Blubber and steatopygia, as depicted in 25,000-year-old Venus figurines, were probably common traits of Stone Age women

Allan Krill

We should reconsider the meaning of the Venus figurines, which have so far been a bit of a mystery. There are hundreds of them, many about 25,000 years old. Most are female figures, with lots of subcutaneous fat (blubber) and large booties (steatopygia). I think that Stone Age women along the shores of the Mediterranean Sea looked like that, and Stone Age men carried a small figurine with them on their travels, as modern men might carry a photo of their wife in their wallet. (Well, the most modern men don't carry a wallet, but have a photo on their smartphone. :-)

Steatopygia was probably adaptive on Bioko. It gave women a perch behind, for their infants to be more secure as they held the mothers' head hair in the water. After 5 million years of human occupation in the water of Bioko, the heavy 'steatopygic' women moved along the coastline to Europe about 50,000 years ago. They preferred the Mediterranean Sea to inland Europe, which was too cold in the winters. Men traveled inland during the summers, some of them died there, leaving fossil skeletons and 'statuettes of their wives' when they died.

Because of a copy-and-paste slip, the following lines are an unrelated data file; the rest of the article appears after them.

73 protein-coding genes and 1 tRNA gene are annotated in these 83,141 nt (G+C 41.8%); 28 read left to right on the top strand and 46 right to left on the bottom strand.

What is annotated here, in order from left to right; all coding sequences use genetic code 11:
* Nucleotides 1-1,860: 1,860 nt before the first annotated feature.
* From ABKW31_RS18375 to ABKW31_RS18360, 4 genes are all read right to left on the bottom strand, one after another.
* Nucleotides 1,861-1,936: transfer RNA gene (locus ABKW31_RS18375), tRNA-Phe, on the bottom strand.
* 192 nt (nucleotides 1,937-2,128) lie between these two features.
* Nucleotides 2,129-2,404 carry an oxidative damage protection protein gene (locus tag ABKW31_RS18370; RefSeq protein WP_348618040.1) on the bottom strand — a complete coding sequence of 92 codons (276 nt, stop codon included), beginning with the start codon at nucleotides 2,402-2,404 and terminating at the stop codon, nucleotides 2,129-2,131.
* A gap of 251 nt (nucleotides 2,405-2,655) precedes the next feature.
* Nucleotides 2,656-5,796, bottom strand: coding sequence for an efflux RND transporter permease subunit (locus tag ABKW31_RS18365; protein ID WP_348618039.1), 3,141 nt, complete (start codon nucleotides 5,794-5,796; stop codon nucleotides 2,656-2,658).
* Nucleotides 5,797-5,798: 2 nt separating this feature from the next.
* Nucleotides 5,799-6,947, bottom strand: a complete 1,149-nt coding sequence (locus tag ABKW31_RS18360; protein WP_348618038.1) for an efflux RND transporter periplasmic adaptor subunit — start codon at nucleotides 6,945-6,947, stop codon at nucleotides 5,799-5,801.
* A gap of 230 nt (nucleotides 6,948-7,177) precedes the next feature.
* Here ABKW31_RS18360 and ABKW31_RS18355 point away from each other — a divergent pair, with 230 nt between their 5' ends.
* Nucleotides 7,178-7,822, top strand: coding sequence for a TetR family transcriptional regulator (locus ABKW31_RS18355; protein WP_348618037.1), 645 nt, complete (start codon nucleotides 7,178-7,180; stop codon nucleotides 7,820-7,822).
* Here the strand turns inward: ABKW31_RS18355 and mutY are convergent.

When we look at Stone Age Venus figurines, we should not think of steatopygia and obesity as some sort of artistic style, but as typical traits of Stone Age women.